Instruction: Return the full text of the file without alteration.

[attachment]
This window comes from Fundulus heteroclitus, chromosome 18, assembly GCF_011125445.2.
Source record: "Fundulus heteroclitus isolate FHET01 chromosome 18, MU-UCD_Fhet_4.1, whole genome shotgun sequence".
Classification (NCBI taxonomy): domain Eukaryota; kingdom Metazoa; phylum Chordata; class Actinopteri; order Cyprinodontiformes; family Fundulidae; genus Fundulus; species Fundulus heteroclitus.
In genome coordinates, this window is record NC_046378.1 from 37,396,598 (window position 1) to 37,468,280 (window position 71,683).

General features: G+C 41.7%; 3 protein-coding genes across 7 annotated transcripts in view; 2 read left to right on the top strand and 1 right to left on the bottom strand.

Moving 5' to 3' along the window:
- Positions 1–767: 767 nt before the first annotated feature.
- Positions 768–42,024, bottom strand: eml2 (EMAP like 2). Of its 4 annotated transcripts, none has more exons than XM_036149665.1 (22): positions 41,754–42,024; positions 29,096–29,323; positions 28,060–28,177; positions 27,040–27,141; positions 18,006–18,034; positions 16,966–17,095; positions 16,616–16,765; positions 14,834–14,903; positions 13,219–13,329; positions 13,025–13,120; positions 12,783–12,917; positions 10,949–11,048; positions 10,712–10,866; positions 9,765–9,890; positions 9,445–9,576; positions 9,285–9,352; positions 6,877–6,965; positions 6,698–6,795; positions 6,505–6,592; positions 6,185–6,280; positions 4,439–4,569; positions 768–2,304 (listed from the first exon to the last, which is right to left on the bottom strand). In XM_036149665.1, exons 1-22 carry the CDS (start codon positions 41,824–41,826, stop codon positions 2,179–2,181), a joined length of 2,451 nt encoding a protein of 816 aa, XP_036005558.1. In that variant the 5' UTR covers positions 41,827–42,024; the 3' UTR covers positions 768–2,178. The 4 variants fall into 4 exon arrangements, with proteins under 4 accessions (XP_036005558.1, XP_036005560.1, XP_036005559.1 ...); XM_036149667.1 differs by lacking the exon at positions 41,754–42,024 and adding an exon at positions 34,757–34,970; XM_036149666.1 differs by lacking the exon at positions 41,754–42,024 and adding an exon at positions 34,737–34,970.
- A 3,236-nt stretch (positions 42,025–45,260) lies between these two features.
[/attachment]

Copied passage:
This window comes from Fundulus heteroclitus, chromosome 18, assembly GCF_011125445.2.
Source record: "Fundulus heteroclitus isolate FHET01 chromosome 18, MU-UCD_Fhet_4.1, whole genome shotgun sequence".
Classification (NCBI taxonomy): domain Eukaryota; kingdom Metazoa; phylum Chordata; class Actinopteri; order Cyprinodontiformes; family Fundulidae; genus Fundulus; species Fundulus heteroclitus.
In genome coordinates, this window is record NC_046378.1 from 37,396,598 (window position 1) to 37,468,280 (window position 71,683).

General features: G+C 41.7%; 3 protein-coding genes across 7 annotated transcripts in view; 2 read left to right on the top strand and 1 right to left on the bottom strand.

Moving 5' to 3' along the window:
- Positions 1–767: 767 nt before the first annotated feature.
- Positions 768–42,024, bottom strand: eml2 (EMAP like 2). Of its 4 annotated transcripts, none has more exons than XM_036149665.1 (22): positions 41,754–42,024; positions 29,096–29,323; positions 28,060–28,177; positions 27,040–27,141; positions 18,006–18,034; positions 16,966–17,095; positions 16,616–16,765; positions 14,834–14,903; positions 13,219–13,329; positions 13,025–13,120; positions 12,783–12,917; positions 10,949–11,048; positions 10,712–10,866; positions 9,765–9,890; positions 9,445–9,576; positions 9,285–9,352; positions 6,877–6,965; positions 6,698–6,795; positions 6,505–6,592; positions 6,185–6,280; positions 4,439–4,569; positions 768–2,304 (listed from the first exon to the last, which is right to left on the bottom strand). In XM_036149665.1, exons 1-22 carry the CDS (start codon positions 41,824–41,826, stop codon positions 2,179–2,181), a joined length of 2,451 nt encoding a protein of 816 aa, XP_036005558.1. In that variant the 5' UTR covers positions 41,827–42,024; the 3' UTR covers positions 768–2,178. The 4 variants fall into 4 exon arrangements, with proteins under 4 accessions (XP_036005558.1, XP_036005560.1, XP_036005559.1 ...); XM_036149667.1 differs by lacking the exon at positions 41,754–42,024 and adding an exon at positions 34,757–34,970; XM_036149666.1 differs by lacking the exon at positions 41,754–42,024 and adding an exon at positions 34,737–34,970.
- A 3,236-nt stretch (positions 42,025–45,260) lies between these two features.